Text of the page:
Rent versus buy. This is a popular question that gets commonly asked, but we still find worth addressing. You could easily use a rent or buy calculator to do your own quantitative analysis. Let’s get to the bottom line: there is no definitive answer to this question because, like most questions of significance, it depends.
The answer to your question depends on a variety of things, including your location, income-level and assets, social perspective, preferences, and more.
- 1 Questions to ask for potential investment opportunities
- 2 More points to consider when buying a home
- 3 Strong arguments in favor of buying a house
- 4 Equally strong arguments in favor of renting
- 5 Renting or buying a house is a personal decision
- 6 Did we rent or buy?
- 7 Final Thoughts
- 8 Subscribe to our newsletter
- 9 Thank you!
Questions to ask for potential investment opportunities
Because this is a personal finance blog, we ask you to consider the purposes of owning a home beyond it being your primary residence. Ask yourself:
- Has it generated strong historical returns?
- Does it produce positive cash flow?
- Does it have low expense ratios?
- Dow it have low transaction fees?
- Does it free up a lot of your time?
More points to consider when buying a home
- Average appreciation of the housing marking in North America is 5.5 – 6%. In comparison, the S&P 500’s historical return in the past twenty years is about 11%.
- In high cost of living areas, home prices can be at least $600k – 800k+. With homeowners’ insurance, property tax, monthly mortgage, and maintenance, cash flow will likely be negative for a very long time. You could rent a similar place for less and invest the difference with a 6-8% return every year.
- The cost of owning a home: 1.5 – 2% of property value in taxes, maintenance costs of about 0.5 – 2%, homeowners’ insurance, and furniture/appliances, to name a few.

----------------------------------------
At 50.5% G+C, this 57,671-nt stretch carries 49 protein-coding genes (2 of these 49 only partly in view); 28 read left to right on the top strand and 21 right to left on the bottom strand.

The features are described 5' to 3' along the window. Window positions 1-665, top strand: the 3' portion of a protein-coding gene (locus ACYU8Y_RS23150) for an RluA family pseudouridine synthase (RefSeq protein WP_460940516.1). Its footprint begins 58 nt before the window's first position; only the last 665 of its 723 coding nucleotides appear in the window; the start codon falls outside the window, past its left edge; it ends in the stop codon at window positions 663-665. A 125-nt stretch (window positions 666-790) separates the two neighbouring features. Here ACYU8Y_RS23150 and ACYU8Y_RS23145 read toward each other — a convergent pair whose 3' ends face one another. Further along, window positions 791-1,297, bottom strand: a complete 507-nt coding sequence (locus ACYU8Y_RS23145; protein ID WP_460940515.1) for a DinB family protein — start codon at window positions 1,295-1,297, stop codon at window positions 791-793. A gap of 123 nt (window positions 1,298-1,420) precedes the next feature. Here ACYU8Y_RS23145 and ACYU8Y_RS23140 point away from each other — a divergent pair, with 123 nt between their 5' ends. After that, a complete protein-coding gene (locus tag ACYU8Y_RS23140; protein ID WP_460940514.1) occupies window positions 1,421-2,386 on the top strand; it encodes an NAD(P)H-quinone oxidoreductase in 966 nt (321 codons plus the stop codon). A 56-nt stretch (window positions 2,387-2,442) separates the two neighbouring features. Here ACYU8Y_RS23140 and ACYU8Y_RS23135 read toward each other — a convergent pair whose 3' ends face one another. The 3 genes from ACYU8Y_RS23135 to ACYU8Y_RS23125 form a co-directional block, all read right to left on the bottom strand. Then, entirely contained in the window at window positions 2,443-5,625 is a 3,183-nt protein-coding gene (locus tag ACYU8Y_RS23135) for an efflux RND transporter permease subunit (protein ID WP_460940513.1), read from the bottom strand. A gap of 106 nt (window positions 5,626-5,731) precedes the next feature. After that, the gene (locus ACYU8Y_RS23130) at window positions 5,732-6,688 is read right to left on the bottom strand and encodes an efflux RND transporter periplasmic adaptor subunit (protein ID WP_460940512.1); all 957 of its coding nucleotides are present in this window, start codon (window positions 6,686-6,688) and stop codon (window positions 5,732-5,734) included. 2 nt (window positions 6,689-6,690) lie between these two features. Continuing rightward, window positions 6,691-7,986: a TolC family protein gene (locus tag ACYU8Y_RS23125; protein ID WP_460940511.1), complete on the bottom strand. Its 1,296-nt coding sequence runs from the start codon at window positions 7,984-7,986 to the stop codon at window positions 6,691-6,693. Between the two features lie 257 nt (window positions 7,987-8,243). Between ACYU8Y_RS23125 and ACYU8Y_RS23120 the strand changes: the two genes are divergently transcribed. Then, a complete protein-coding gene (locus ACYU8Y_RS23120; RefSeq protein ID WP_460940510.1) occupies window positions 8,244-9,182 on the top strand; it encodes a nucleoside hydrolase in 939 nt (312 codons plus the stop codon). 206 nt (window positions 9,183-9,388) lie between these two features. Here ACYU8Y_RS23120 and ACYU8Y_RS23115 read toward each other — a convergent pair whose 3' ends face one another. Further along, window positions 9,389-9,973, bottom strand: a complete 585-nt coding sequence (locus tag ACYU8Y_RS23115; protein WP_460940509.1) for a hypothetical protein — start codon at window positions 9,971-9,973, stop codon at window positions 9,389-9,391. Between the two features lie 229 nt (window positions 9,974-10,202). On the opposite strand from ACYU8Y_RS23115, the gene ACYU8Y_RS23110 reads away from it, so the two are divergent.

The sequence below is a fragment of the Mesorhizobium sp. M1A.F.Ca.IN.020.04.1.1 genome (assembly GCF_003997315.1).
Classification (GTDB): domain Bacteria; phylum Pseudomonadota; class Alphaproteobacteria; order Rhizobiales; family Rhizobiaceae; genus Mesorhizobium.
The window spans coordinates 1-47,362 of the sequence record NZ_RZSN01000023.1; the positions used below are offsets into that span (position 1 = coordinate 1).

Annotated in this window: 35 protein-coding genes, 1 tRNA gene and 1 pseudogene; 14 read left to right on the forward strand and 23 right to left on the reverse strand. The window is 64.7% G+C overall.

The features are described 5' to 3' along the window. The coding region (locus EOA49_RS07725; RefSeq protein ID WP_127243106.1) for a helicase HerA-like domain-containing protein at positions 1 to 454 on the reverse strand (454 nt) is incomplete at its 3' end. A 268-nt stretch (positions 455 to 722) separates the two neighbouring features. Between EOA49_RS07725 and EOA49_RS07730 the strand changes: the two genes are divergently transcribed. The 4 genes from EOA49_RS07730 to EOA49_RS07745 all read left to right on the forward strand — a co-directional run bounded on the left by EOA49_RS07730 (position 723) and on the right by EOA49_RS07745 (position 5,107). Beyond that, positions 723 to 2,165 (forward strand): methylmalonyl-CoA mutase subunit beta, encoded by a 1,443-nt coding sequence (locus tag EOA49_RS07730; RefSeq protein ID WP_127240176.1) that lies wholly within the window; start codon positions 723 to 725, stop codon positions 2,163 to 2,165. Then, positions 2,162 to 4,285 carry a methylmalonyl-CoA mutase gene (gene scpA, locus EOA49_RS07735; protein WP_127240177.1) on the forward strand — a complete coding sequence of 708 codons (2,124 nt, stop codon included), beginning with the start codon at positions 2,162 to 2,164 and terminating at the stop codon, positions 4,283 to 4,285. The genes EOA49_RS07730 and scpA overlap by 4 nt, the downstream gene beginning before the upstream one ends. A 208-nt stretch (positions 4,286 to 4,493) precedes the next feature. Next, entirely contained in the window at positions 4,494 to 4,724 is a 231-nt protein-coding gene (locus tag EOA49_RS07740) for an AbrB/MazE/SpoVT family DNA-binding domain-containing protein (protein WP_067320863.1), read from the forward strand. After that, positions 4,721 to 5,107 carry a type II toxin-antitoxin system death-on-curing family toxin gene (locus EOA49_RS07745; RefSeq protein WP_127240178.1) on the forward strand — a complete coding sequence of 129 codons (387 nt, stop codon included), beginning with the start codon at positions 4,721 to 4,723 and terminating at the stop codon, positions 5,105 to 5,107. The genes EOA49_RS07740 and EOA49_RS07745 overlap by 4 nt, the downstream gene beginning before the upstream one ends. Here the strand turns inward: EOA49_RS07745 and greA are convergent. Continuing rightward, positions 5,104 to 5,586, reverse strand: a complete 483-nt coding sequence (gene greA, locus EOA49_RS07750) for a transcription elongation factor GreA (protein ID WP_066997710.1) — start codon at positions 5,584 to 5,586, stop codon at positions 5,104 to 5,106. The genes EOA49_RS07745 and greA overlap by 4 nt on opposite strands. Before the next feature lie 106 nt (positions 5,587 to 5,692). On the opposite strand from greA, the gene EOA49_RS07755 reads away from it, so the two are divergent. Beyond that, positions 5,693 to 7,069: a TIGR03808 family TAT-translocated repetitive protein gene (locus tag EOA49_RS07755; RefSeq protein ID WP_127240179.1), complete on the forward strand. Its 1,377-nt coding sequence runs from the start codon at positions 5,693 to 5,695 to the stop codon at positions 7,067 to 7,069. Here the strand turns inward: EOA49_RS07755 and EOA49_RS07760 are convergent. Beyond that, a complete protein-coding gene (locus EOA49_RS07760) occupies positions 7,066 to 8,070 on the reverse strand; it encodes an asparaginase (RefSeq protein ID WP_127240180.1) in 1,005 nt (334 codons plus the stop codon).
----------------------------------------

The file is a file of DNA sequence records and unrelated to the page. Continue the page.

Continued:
- The transaction fees of owning a house is 5-10% of the current home value, including fees for a real estate agent, inspector, etc. If you are buying a $500k house then you are paying around $25 – 50k in fees. You get free trades with a Vanguard brokerage account.
Strong arguments in favor of buying a house
Once you fully pay off your home, you have equity. It belongs to you. It’s not an expense that goes into perpetuity. You can even borrow from yourself and take out a home equity line of credit.
If your property only serves as your primary residence, your money could arguably experience greater returns with other types of investments. However, with a fully paid off home that’s generating rental income and appreciating in value over time, returns are comparable to that of the stock market.
Even in high cost of living areas, such as the Silicon Valley, where people’s investment is often solely depedent on appreciation – you’ll likely be net positive in cashflows.
Lastly, although a bit less impactful in recent years, there are tax benefits to homeownership.
Equally strong arguments in favor of renting
With a different perspective, renting doesn’t have to be seen as “throwing money away.” Your name may not be on the title of the property, but you pay for the right to live there.
The trade-off to buying a house is that you could have allocated your funds to a more profitable investment. Considering the down payment, taxes, and insurance that is a sizable interest.
Renting or buying a house is a personal decision
Among the blogging community, the blog Afford Anything is a proponent of owning rental properties. Whereas compared to Millenial Revolution, the couple that runs the blog makes strong arguments against owning a home by showing mathematical evidence and personal success in support of their beliefs. Although I’ve evolved in my way of thinking especially over the past several years, I do respect the fact that the Millennial Revolution couple are able to go against the grain and reject the notion that you need to own a home as social proof that you’re successful.
In fact, the statistics show that most people lack fiscal responsibility with little to no savings, a high amount of consumer and student loan debt, and excessive spending on non-essentials.
If you can recall, a little over than a decade ago now, we had the 2008 – 2009 housing crisis. History shows we have a tendency to misuse even what’s traditionally considered “good debt.” If used wisely, debt can be a powerful tool to expand your wealth even further.